Labourers in Tripura plantations get a better deal
the forest managers of Tripura might not have done anything to settle the rights of tribals dispalced from their land, but they've started paying their casual labourers better. About 30 years after its creation, the Tripura Forest Development and Plantation Corporation (tfdpc) earned its highest-ever profit in 2005 (see graph : Financial turnaround). This has also meant better wages to the casual labourers it employs -- more than 6,000 tribals and non-tribal settlers. The casual workers, called 'daily-rated workers', are getting better returns for their labour.
Parimal Das is a resident of Saidapar village in North Tripura and was one of the first to be hired by tfdpc in 1976. Today, in his middle age, he is earning about Rs 300 per day because of a policy change in the corporation. Several daily workers have benefitted similarly from the corporation's new salary and incentive policy.
" tfdpc was set up in 1976 as an undertaking of the state government (with equity participation from the Tripura forest department) and the Central government. The major objective was the rehabilitation of jhum practitioners to rubber plantations," says Jasbir Tripura, tfdpc chairperson. The initial capital investment was Rs 10 lakh and the authorised capital Rs 5 crore. In 1983, the state government set up another comapny: the Tripura Rehabilitation and Plantation Corporation (trpc), handing it the reponsibility of 'rehabilitation'. So tfdpc 's mandate was restricted to managing plantaions.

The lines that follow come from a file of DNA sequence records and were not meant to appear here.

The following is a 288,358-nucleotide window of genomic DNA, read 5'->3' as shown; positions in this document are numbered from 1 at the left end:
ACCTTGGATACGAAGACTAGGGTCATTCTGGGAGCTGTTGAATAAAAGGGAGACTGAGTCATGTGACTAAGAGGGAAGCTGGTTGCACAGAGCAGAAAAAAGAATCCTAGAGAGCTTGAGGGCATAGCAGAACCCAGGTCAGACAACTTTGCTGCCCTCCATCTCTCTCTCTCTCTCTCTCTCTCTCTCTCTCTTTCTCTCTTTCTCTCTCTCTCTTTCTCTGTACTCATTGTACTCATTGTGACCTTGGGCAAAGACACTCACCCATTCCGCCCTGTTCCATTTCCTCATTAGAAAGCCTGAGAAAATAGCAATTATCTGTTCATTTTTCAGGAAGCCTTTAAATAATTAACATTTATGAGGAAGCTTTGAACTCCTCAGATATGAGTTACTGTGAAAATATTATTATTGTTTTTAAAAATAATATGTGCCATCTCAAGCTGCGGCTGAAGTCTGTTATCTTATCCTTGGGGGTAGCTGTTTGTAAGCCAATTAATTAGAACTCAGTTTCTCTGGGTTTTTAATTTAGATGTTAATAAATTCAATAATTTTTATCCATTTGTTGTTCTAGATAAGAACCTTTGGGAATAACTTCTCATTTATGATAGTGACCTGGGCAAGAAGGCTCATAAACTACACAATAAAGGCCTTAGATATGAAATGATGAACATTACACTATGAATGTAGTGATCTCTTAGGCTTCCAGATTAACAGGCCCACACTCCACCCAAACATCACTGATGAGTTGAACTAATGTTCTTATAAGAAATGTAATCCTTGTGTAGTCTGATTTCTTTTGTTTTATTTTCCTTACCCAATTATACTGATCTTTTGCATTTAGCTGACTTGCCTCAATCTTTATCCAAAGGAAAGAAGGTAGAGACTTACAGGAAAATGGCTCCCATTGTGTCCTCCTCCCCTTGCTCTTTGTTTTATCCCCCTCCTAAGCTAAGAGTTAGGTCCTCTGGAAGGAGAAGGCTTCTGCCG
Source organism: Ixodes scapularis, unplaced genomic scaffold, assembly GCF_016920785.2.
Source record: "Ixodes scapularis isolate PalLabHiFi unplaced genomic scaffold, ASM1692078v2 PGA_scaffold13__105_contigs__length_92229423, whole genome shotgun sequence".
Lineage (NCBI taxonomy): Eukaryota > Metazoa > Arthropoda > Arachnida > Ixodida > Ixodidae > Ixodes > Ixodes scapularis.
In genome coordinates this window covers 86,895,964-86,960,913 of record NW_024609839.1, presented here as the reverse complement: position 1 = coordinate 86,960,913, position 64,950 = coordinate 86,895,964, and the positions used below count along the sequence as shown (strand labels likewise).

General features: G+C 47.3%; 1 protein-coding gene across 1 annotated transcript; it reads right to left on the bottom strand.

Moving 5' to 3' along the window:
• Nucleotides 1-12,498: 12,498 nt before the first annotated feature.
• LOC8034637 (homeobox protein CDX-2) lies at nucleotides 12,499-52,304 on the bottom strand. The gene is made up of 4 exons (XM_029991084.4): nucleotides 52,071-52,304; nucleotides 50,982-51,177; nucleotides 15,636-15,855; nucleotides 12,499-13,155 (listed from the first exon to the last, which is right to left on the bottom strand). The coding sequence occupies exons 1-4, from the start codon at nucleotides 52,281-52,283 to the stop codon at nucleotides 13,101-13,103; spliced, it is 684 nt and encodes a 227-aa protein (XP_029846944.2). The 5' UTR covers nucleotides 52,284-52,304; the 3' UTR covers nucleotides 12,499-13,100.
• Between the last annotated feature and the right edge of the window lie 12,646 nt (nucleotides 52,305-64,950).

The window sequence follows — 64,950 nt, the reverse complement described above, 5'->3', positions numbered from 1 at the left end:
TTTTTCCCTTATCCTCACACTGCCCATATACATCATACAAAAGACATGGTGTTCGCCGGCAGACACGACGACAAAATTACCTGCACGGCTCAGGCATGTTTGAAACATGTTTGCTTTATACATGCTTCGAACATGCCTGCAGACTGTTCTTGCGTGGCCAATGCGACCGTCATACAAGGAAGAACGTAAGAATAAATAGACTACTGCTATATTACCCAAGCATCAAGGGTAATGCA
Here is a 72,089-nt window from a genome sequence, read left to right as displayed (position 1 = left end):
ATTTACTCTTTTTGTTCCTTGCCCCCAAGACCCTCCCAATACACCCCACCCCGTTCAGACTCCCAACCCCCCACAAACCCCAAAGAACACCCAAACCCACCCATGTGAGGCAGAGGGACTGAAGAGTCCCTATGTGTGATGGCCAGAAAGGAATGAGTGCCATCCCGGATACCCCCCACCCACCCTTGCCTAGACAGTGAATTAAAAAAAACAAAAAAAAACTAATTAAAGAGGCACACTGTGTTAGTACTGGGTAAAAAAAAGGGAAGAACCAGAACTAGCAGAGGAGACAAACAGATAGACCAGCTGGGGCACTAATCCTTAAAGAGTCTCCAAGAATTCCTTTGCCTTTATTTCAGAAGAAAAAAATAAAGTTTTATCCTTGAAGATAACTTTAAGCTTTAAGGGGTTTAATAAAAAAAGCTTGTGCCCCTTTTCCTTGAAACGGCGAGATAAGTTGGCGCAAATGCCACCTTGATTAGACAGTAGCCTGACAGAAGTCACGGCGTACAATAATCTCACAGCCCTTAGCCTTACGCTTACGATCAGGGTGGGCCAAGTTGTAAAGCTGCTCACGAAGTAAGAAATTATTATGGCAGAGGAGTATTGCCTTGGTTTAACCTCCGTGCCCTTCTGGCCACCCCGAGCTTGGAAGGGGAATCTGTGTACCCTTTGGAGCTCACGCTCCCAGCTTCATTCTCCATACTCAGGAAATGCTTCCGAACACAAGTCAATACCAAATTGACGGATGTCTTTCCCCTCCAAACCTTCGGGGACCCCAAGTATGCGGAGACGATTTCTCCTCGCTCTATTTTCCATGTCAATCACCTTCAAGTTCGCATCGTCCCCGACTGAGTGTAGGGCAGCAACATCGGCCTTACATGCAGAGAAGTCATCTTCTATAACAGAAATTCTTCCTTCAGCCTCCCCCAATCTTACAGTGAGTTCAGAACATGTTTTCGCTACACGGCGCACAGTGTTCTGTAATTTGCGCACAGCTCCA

For this, it employed casual workers. Rubber plantations on leased forestland started earning profits for tfdpc in 2001. But the money didn't quite trickle down. The casual workers, who were expected to dig at least 25 pits or plant 38 rubber saplings daily (besides clearing up the forest), were paid Rs 50. The workers were supposed to be paid an incentive of Rs 1.59 for each additional pits dug or sapling planted. But the dues were seldom paid. Rakesh Sukhladas, an old tfdpc worker from Bishramganj, did not get the incentive for over two years. "We had lost interest as there was no certainty of payment. We worked from 8.30 in the morning to noon each day, and then pulled rickshaws and or carted vegetables to make ends meet," he rues.
Things started changing in 2002. While the daily wage was still Rs 50 for digging 16 pits or planting 20 saplings, the workers started getting Rs 3 for each additional pit dug and Rs 2.50 for each additional sapling planted. tfdpc now expects the workers to also collect latex. As of April 2005, they get Rs 60 as daily wages for collecting 60 litres of latex. In addition, they are paid Rs 9 for every three litres of latex collected.
"The net profit for 2005-06 is expected to exceed the target. tfdpc has paid Rs 35 lakh to workers as part of the profit sharing-policy till November 2005, and it is expected that the amount payable will double by the end of 2006. The state government has stopped funds to tfdpc following the growing profit trend," says the chairperson of the corporation, which paid 3 per cent dividend to the state government.
tfdpc earlier sold rubber sheets to the highest bidder in the state. Now, it trades online and deals with the national market. P K Das, executive director, tfdpc says, Earlier Ludhiana traders dominated the purchase of tfdpc products. Now traders from Kolkata are major clients.
We are a voice to you; you have been a support to us. Together we build journalism that is independent, credible and fearless. You can further help us by making a donation. This will mean a lot for our ability to bring you news, perspectives and analysis from the ground so that we can make change together.
Comments are moderated and will be published only after the site moderator’s approval. Please use a genuine email ID and provide your name. Selected comments may also be used in the ‘Letters’ section of the Down To Earth print edition.